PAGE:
[Lldb-commits] [PATCH] D46588: [LLDB][lldb-mi] Add possibility to set breakpoints without selecting a target.
Pavel Labath via Phabricator via lldb-commits
lldb-commits at lists.llvm.org
Thu May 17 03:22:51 PDT 2018
labath added a comment.
In https://reviews.llvm.org/D46588#1102363, @aprantl wrote:
> > The advantage of the second one is that we will have the ability to inject commands which depend on the results of previous commands (something that I think we will need, sooner or later).
> That is worth considering. To write good tests that depend on previous results, we probably want to have SBAPI-like Python scripting for lldb-mi available. To make that work we would need to introduce an lldbmi.HandleCommand("-mycmd...") interface that runs one command, blocks on it, and returns the output in a string. And then we would need to export that to Python. Since the interface is string-in-string-out, we could probably do it via C without even involving SWIG. As an escape hatch to access features outside of the mi command set, we could implement the -interpreter-exec mi command that passes its input to SBAPI's HandleCommand() if need be.
> Alternatively we could use gtest to write unittest-style lldb-mi tests directly in C++, if going via Python is too messy. Again, we would do that in a blocking or synchronized I/O mode.
I agree with your analysis. I don't want to give an opinion on the direction, because:
a) it's not clear to me which way to go, each possibility has different tradeoffs involved
b) I don't see myself doing anything related to lldb-mi any time soon
What I can offer as an additional data point is the lldb-server test suite. lldb-server very similar to lldb-mi in a way, as it has an almost-text-based protocol as its main form of interaction with the world. We also have two ways of testing it: a python one (`test/testcases/tools/lldb-server` and a gtest one (`unittests/tools/lldb-server`). the python one is older, but a bit messy (IMO). The gtest one was started because we had a person interested in improving lldb-server testing situation. I supported starting a fresh sub-test suite, because I saw it as a way to solve a couple some fundamental issues in the old one:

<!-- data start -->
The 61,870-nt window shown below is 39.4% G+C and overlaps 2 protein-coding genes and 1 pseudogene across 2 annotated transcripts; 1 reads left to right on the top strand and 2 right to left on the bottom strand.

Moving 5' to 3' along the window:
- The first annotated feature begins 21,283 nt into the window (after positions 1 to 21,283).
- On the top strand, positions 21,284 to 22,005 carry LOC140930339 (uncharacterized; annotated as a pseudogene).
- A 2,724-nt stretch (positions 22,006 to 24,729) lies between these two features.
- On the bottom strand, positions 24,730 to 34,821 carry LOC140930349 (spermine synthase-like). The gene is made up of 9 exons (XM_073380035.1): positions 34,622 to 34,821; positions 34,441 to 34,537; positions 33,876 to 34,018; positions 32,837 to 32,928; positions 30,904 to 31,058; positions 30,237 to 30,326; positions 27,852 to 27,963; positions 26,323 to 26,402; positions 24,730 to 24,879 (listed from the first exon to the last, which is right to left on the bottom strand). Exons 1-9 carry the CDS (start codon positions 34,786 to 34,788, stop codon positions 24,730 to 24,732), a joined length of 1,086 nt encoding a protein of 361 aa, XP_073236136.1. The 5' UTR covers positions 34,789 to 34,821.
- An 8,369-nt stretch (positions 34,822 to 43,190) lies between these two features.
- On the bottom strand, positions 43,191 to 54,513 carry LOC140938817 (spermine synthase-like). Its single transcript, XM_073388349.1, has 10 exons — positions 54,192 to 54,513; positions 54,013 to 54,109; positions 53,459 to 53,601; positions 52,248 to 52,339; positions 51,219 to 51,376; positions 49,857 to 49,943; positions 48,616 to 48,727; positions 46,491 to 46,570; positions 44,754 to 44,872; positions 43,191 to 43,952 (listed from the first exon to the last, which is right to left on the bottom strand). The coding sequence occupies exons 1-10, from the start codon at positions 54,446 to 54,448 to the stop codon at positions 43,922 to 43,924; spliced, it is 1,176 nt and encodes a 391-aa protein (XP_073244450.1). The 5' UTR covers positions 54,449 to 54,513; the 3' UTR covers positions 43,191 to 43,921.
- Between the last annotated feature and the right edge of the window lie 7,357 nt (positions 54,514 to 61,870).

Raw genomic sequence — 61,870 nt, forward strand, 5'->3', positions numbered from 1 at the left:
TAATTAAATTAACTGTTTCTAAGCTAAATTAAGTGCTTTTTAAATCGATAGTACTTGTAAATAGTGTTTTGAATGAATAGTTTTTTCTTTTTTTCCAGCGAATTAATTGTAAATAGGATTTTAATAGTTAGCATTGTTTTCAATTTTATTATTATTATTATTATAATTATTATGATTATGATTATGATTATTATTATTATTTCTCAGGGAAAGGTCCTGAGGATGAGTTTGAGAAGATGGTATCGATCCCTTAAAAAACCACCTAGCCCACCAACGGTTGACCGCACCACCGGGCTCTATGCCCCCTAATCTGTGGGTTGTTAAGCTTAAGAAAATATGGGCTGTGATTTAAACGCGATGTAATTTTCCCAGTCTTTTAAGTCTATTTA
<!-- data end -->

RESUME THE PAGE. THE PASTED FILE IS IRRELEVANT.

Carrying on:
- code duplication: the python test suite needs a complete reimplementation of the gdb-remote protocol. the c++ test can just hook it to the existing functionality at an appropriate layer.
- remote testing mess: a very convoluted setup is required to run tests on a remote (android) device. It's weird that you have to build a host lldb and run the tests from there, even though the lldb-server and the executables it debugs run on a different host/arch. The python part of the test needs to run on the host (there's no easily available python for android), so there's a lot of flakyness and complexity coming from the port forwarding/network communication).
The c++ based approach could solve these, as the gtest executable could run on the same device as the lldb-server under test, and it would be possible to run the tests via check-lldb(-server?) from the cross-build tree instead of copying things around between two build trees.
Sadly, the person who was supposed to do this left the team. I have tried to carry this idea on slowly, but haven't yet gotten around to implementing the most important part (running tests remotely), so I couldn't start migrating the tests. In retrospect, I am less excited about this idea than I was a year ago, though I still think it would offer a better testing story for lldb-server.
Overall, I am not sure how much of this relates to lldb-mi (for example, you probably aren't interested in running it in such a constrained environment), but I thought it might be interesting for you to look at these before deciding on a direction. I also don't want to hold up Alexander's internship over this, as I'm not sure this is what he signed up for. I wanted to bring up the testing story, because I think there are some issues there, but I'll leave it up to you (for some definition of "you") to decide on what to do about that.
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